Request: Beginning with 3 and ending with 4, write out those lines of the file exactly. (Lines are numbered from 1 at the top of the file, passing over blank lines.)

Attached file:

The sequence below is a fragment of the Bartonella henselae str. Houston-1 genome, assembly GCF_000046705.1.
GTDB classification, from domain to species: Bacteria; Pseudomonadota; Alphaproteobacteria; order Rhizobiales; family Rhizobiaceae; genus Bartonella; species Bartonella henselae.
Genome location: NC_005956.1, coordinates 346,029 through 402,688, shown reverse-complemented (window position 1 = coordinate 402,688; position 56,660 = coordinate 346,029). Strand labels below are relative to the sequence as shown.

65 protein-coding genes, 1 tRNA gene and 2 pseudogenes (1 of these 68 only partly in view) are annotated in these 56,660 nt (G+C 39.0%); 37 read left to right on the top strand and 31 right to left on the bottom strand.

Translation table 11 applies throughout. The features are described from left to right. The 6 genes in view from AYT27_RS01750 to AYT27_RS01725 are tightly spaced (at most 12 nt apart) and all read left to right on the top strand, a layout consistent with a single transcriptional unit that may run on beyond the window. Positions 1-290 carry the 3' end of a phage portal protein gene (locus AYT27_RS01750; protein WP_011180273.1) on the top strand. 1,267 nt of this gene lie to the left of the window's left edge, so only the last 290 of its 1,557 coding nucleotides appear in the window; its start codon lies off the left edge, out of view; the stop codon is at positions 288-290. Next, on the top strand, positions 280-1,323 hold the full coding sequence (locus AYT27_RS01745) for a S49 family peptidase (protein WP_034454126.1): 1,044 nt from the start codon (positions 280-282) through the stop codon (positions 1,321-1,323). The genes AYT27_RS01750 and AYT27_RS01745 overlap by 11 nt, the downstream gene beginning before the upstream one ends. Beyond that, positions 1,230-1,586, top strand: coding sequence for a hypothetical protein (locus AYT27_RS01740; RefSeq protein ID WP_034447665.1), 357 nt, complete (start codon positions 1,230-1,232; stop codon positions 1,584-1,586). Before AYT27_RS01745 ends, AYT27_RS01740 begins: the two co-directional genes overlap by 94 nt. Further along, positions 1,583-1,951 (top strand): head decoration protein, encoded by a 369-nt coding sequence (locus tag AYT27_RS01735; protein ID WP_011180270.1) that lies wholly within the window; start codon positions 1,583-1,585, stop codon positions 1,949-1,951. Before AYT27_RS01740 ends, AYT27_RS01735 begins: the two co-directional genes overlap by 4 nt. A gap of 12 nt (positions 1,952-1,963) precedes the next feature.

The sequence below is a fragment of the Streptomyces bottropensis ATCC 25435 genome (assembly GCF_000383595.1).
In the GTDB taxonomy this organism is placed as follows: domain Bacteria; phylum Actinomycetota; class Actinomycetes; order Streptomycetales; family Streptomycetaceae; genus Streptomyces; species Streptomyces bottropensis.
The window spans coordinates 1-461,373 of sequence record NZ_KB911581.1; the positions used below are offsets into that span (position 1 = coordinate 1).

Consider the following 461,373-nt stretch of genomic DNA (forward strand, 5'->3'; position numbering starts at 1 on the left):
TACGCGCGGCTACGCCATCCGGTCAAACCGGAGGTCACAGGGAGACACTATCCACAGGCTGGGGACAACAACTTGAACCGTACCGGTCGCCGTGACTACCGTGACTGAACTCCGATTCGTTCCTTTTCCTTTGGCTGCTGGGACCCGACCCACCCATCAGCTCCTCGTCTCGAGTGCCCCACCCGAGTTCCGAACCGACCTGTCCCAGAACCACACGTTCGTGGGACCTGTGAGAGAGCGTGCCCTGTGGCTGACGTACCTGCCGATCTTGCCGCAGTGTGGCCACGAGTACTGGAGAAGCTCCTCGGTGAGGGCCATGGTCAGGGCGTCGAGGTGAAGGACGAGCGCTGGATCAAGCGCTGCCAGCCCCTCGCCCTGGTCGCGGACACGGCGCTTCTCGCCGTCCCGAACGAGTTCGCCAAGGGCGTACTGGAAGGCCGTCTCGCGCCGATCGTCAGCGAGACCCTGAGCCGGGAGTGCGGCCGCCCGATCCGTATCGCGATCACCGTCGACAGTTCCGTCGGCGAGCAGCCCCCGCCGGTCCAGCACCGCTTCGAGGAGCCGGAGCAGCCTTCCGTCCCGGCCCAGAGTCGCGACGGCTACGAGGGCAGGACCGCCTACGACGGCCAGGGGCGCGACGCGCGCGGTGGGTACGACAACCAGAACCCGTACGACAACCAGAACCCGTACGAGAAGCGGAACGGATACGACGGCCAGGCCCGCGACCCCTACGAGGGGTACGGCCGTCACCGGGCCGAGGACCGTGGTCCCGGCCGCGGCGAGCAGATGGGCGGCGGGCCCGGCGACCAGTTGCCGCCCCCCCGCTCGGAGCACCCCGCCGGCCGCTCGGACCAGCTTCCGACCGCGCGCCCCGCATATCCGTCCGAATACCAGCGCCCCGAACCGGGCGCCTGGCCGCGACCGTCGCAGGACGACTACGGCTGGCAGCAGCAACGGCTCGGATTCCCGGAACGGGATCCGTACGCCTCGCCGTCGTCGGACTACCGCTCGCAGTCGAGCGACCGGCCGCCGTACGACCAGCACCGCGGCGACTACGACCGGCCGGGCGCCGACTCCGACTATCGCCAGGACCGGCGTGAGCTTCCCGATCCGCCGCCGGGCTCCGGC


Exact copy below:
Genome location: NC_005956.1, coordinates 346,029 through 402,688, shown reverse-complemented (window position 1 = coordinate 402,688; position 56,660 = coordinate 346,029). Strand labels below are relative to the sequence as shown.

65 protein-coding genes, 1 tRNA gene and 2 pseudogenes (1 of these 68 only partly in view) are annotated in these 56,660 nt (G+C 39.0%); 37 read left to right on the top strand and 31 right to left on the bottom strand.